SFRP1 Inhibitor: Cyclosporine-A Promotes Hair Growth by Supressing SFRP1 -

SFRP1 Inhibitor: Cyclosporine-A Promotes Hair Growth by Supressing SFRP1

Cyclosporine-A is an immunosuppressant drug that inhibits a protein called SFRP1. SFRP1 is thought to prevent hair growth in some individuals. Results have been impressive. Let’s see how it works…

Here we see another example of an immunosuppressant that has shown impressive signs of reducing hair loss and even causing hair regrowth. I’ve found a great deal of evidence now that shows immunosuppressants are effective hair loss treatments, providing further evidence that the auto-immune response is a crucial factor in hair loss.

Sulfasalazine, JAK inhibitors, luteolin and other PGD2 inhibitors have all shown significant hair regrowth results in studies.

Some research also indicates that DHT (the biggest villain in hair loss research) triggers some kind of auto-immune response in the follicles, causing increases inflammatory cytokines to eventually destroy the hair follicles.

Cyclosporine is also a psoriasis drug. Previously I’ve written about another psoriasis drug – Secukinumab – inadvertently causing massive hair regrowth in a patient as a side effect of the psoriasis cream treatment. I also recently wrote about Anthralin (another psoriasis drug) showing impressive hair regrowth results.

These treatments work by reducing inflammatory cytokines in the scalp. Cyclosporine A is a drug that works by interfering with the cytokine interleukin-2, which has been shown to prevent hair growth.

As with Minoxidil, one of the side effects of oral Cyclosporine is hypertrichosis – unwanted extra hair growth in places like the forehead. After this discovery, it made sense to investigate topical use of Cyclosporine as a hair loss treatment.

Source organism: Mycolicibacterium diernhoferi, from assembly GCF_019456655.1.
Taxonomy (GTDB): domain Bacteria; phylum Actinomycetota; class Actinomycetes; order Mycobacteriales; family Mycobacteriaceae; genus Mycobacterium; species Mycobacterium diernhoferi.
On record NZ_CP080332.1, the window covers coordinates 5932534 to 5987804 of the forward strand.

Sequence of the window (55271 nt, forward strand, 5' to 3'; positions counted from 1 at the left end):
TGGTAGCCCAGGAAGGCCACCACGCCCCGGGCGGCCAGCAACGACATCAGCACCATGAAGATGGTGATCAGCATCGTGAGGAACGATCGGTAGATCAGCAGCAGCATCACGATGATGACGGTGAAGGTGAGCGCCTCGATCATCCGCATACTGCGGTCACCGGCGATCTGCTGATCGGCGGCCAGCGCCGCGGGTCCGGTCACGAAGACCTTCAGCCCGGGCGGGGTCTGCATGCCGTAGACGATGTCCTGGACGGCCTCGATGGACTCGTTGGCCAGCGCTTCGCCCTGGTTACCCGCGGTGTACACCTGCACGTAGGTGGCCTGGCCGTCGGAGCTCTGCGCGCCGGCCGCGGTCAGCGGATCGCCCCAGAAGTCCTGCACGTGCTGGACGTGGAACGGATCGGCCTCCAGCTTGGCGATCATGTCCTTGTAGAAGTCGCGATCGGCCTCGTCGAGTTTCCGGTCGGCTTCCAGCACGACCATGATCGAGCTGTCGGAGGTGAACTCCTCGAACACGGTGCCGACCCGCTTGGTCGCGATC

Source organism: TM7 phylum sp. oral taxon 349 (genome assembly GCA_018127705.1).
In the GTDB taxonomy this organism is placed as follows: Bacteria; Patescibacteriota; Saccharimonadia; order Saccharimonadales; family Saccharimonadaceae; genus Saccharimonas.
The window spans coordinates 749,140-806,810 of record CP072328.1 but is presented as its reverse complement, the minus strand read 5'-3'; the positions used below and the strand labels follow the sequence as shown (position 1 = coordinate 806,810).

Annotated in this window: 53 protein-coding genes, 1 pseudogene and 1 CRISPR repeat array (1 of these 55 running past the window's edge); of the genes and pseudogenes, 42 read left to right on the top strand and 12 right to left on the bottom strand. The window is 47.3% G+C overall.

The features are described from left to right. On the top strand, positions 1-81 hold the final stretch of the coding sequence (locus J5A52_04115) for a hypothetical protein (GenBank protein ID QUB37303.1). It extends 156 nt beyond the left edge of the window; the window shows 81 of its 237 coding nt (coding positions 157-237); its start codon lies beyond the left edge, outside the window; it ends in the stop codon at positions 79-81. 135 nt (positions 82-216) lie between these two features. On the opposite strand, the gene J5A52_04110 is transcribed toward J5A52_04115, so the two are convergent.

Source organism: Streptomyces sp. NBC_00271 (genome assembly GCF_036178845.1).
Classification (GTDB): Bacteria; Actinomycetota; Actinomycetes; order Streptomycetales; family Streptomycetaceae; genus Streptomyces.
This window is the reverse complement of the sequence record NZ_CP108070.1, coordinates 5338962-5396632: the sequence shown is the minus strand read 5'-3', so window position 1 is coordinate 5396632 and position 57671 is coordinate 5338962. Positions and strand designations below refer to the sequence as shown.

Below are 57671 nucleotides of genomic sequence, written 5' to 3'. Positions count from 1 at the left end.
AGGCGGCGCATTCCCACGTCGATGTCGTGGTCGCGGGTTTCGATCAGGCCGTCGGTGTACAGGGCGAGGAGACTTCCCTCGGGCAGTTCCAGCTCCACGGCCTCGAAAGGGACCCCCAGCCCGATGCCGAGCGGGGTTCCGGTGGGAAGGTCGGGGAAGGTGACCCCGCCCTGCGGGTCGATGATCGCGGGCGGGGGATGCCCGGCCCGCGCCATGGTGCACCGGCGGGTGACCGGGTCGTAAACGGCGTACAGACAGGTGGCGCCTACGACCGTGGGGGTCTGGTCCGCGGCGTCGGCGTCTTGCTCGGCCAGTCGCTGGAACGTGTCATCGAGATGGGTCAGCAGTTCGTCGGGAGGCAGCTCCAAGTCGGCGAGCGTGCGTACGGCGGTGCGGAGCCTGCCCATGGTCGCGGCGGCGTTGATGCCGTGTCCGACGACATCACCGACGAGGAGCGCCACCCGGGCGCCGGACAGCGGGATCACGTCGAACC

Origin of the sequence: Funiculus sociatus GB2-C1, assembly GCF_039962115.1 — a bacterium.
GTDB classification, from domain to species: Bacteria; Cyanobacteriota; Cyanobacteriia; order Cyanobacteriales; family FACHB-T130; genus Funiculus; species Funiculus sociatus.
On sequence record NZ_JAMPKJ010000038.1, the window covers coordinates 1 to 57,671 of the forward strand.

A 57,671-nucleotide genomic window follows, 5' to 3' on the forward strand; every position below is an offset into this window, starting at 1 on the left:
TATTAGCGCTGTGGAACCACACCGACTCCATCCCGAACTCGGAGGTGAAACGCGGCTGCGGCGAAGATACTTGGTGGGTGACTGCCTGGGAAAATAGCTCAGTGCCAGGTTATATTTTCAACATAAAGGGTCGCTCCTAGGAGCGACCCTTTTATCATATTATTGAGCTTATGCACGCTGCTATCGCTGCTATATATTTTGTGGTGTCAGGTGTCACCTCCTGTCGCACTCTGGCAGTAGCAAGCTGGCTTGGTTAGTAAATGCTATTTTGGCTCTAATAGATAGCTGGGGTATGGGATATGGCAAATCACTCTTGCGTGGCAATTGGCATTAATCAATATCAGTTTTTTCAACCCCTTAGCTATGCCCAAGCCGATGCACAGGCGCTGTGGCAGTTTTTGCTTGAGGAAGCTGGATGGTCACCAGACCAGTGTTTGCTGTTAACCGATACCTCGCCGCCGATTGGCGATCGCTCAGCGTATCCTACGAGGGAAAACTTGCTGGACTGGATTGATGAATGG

Cyclosporine for hair loss

Of the remaining 22 patients, 10 experienced significant hair growth

Cyclosporine A (CsA) is an immunosuppressant drug primarily used after organ transplants to prevent the immune system from attacking the new organ.

However, we discovered that one of the side effects of this drug was hair regrowth in bald patients, which led scientists to do more research and gene expression analyses that made us understand the mechanism by which Cyclosporine A stimulates hair growth.

Researchers found that Cyclosporine A inhibits a protein called SFRP1; this protein plays a major role in the downregulation of a key pathway for the growth of hair follicles.


In a study done by the Gülhane School of Medicine, Department of Dermatology, Ankara, Turkey, 25 patients with different forms of alopecia areata (12 patients had multifocal alopecia areata, 09 patients had alopecia universalis, and 04 patients had alopecia totalis.) were treated with cyclosporine A for 2-12 months.

Out of the 25 patients, 3 discontinued the treatment because of the side effects.

The results were quite impressive. Of the remaining 22 patients, 10 experienced significant hair growth. Moreover, it was noted that patients diagnosed with alopecia areata less than 4 years ago had more positive results than patients with over 4 years of disease duration.

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The degree of positive effects brought about by cyclosporine A was not mentioned in the published study.

How Cyclosporine-A works

Cyclosporine A downregulates a protein by the name of secreted frizzled-related protein 1 (SFRP1) in dermal papilla (DP).

The issue with cyclosporine A is that it has too many serious adverse effects, including kidney damage, blood hypertension, infections, digestive symptoms and tremors.

But it’s not all bad news; because of CsA, a new avenue of research was opened, where SFRP1 could be targeted to stimulate hair growth.

As a result, a new molecule called WAY-316606, which is used to treat osteoporosis, also showed significant inhibitory effects on SFRP1 and hair growth, as fast as 2 days after commencing the treatment. However, more research and clinical trials need to be done before starting to prescribe these drugs for hair loss.